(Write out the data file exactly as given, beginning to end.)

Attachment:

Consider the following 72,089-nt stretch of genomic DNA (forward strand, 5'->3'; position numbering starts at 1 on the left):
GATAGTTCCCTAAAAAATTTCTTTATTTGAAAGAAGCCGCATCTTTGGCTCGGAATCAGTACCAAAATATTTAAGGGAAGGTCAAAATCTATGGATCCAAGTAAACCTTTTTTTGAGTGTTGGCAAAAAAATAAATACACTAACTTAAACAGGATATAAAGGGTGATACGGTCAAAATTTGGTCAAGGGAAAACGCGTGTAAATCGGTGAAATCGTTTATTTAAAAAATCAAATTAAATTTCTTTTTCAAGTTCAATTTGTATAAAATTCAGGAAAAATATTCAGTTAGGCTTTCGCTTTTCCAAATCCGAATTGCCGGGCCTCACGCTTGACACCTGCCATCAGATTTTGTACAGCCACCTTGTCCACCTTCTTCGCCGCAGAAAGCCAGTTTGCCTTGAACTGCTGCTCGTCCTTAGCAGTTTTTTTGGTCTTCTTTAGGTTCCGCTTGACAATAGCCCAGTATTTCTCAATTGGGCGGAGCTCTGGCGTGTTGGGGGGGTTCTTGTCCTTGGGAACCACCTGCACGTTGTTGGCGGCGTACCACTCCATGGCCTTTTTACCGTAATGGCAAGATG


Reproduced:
Consider the following 72,089-nt stretch of genomic DNA (forward strand, 5'->3'; position numbering starts at 1 on the left):
GATAGTTCCCTAAAAAATTTCTTTATTTGAAAGAAGCCGCATCTTTGGCTCGGAATCAGTACCAAAATATTTAAGGGAAGGTCAAAATCTATGGATCCAAGTAAACCTTTTTTTGAGTGTTGGCAAAAAAATAAATACACTAACTTAAACAGGATATAAAGGGTGATACGGTCAAAATTTGGTCAAGGGAAAACGCGTGTAAATCGGTGAAATCGTTTATTTAAAAAATCAAATTAAATTTCTTTTTCAAGTTCAATTTGTATAAAATTCAGGAAAAATATTCAGTTAGGCTTTCGCTTTTCCAAATCCGAATTGCCGGGCCTCACGCTTGACACCTGCCATCAGATTTTGTACAGCCACCTTGTCCACCTTCTTCGCCGCAGAAAGCCAGTTTGCCTTGAACTGCTGCTCGTCCTTAGCAGTTTTTTTGGTCTTCTTTAGGTTCCGCTTGACAATAGCCCAGTATTTCTCAATTGGGCGGAGCTCTGGCGTGTTGGGGGGGTTCTTGTCCTTGGGAACCACCTGCACGTTGTTGGCGGCGTACCACTCCATGGCCTTTTTACCGTAATGGCAAGATG